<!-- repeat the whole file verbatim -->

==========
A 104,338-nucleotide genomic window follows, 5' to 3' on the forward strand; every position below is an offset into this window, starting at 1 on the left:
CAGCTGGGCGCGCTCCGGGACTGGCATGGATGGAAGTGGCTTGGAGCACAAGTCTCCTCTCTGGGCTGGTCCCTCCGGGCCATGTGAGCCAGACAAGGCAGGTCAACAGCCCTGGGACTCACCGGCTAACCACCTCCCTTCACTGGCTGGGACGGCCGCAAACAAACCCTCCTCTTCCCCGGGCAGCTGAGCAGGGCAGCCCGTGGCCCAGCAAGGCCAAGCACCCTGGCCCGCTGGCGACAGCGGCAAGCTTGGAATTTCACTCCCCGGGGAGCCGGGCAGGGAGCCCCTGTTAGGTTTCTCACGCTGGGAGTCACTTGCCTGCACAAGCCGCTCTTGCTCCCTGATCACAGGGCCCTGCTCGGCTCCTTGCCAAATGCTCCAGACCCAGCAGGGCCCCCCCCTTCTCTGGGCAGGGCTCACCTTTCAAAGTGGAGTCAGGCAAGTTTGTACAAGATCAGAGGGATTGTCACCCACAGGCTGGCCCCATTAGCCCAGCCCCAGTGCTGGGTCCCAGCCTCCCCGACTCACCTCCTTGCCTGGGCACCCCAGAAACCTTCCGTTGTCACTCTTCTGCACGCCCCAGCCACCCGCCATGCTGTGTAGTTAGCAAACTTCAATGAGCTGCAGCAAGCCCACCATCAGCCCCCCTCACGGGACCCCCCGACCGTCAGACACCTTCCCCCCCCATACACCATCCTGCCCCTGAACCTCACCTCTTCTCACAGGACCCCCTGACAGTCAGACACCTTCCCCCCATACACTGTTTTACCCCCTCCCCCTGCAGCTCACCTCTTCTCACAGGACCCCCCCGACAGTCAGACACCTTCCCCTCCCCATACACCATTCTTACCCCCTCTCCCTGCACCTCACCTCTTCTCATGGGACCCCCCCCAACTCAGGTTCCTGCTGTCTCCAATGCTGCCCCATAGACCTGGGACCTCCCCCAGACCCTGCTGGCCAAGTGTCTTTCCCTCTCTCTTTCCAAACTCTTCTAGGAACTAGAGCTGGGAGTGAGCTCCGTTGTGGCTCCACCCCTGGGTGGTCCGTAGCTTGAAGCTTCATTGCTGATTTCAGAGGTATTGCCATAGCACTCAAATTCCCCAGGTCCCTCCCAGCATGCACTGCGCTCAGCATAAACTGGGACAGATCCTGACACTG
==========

A 104,338-nucleotide genomic window follows, 5' to 3' on the forward strand; every position below is an offset into this window, starting at 1 on the left:
CAGCTGGGCGCGCTCCGGGACTGGCATGGATGGAAGTGGCTTGGAGCACAAGTCTCCTCTCTGGGCTGGTCCCTCCGGGCCATGTGAGCCAGACAAGGCAGGTCAACAGCCCTGGGACTCACCGGCTAACCACCTCCCTTCACTGGCTGGGACGGCCGCAAACAAACCCTCCTCTTCCCCGGGCAGCTGAGCAGGGCAGCCCGTGGCCCAGCAAGGCCAAGCACCCTGGCCCGCTGGCGACAGCGGCAAGCTTGGAATTTCACTCCCCGGGGAGCCGGGCAGGGAGCCCCTGTTAGGTTTCTCACGCTGGGAGTCACTTGCCTGCACAAGCCGCTCTTGCTCCCTGATCACAGGGCCCTGCTCGGCTCCTTGCCAAATGCTCCAGACCCAGCAGGGCCCCCCCCTTCTCTGGGCAGGGCTCACCTTTCAAAGTGGAGTCAGGCAAGTTTGTACAAGATCAGAGGGATTGTCACCCACAGGCTGGCCCCATTAGCCCAGCCCCAGTGCTGGGTCCCAGCCTCCCCGACTCACCTCCTTGCCTGGGCACCCCAGAAACCTTCCGTTGTCACTCTTCTGCACGCCCCAGCCACCCGCCATGCTGTGTAGTTAGCAAACTTCAATGAGCTGCAGCAAGCCCACCATCAGCCCCCCTCACGGGACCCCCCGACCGTCAGACACCTTCCCCCCCCATACACCATCCTGCCCCTGAACCTCACCTCTTCTCACAGGACCCCCTGACAGTCAGACACCTTCCCCCCATACACTGTTTTACCCCCTCCCCCTGCAGCTCACCTCTTCTCACAGGACCCCCCCGACAGTCAGACACCTTCCCCTCCCCATACACCATTCTTACCCCCTCTCCCTGCACCTCACCTCTTCTCATGGGACCCCCCCCAACTCAGGTTCCTGCTGTCTCCAATGCTGCCCCATAGACCTGGGACCTCCCCCAGACCCTGCTGGCCAAGTGTCTTTCCCTCTCTCTTTCCAAACTCTTCTAGGAACTAGAGCTGGGAGTGAGCTCCGTTGTGGCTCCACCCCTGGGTGGTCCGTAGCTTGAAGCTTCATTGCTGATTTCAGAGGTATTGCCATAGCACTCAAATTCCCCAGGTCCCTCCCAGCATGCACTGCGCTCAGCATAAACTGGGACAGATCCTGACACTG